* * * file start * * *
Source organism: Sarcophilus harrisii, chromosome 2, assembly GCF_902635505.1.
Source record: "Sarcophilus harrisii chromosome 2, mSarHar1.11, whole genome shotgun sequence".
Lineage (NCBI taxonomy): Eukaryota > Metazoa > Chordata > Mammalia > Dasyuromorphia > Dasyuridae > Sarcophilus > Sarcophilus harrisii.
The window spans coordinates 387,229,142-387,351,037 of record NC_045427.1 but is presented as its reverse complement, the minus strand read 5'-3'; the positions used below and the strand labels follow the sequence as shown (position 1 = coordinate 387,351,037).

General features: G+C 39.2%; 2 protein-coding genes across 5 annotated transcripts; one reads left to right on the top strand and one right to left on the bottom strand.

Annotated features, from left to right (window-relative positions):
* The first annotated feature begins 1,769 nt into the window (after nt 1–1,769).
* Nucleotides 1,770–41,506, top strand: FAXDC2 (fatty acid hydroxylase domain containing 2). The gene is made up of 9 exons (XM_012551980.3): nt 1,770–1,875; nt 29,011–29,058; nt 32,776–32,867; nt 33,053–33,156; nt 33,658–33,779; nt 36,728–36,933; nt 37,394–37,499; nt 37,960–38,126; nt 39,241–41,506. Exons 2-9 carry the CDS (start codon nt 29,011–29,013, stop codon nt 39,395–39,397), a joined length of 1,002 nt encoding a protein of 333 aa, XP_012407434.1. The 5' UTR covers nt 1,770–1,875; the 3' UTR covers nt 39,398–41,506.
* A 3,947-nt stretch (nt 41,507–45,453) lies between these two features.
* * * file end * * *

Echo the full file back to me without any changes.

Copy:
Source organism: Sarcophilus harrisii, chromosome 2, assembly GCF_902635505.1.
Source record: "Sarcophilus harrisii chromosome 2, mSarHar1.11, whole genome shotgun sequence".
Lineage (NCBI taxonomy): Eukaryota > Metazoa > Chordata > Mammalia > Dasyuromorphia > Dasyuridae > Sarcophilus > Sarcophilus harrisii.
The window spans coordinates 387,229,142-387,351,037 of record NC_045427.1 but is presented as its reverse complement, the minus strand read 5'-3'; the positions used below and the strand labels follow the sequence as shown (position 1 = coordinate 387,351,037).

General features: G+C 39.2%; 2 protein-coding genes across 5 annotated transcripts; one reads left to right on the top strand and one right to left on the bottom strand.

Annotated features, from left to right (window-relative positions):
* The first annotated feature begins 1,769 nt into the window (after nt 1–1,769).
* Nucleotides 1,770–41,506, top strand: FAXDC2 (fatty acid hydroxylase domain containing 2). The gene is made up of 9 exons (XM_012551980.3): nt 1,770–1,875; nt 29,011–29,058; nt 32,776–32,867; nt 33,053–33,156; nt 33,658–33,779; nt 36,728–36,933; nt 37,394–37,499; nt 37,960–38,126; nt 39,241–41,506. Exons 2-9 carry the CDS (start codon nt 29,011–29,013, stop codon nt 39,395–39,397), a joined length of 1,002 nt encoding a protein of 333 aa, XP_012407434.1. The 5' UTR covers nt 1,770–1,875; the 3' UTR covers nt 39,398–41,506.
* A 3,947-nt stretch (nt 41,507–45,453) lies between these two features.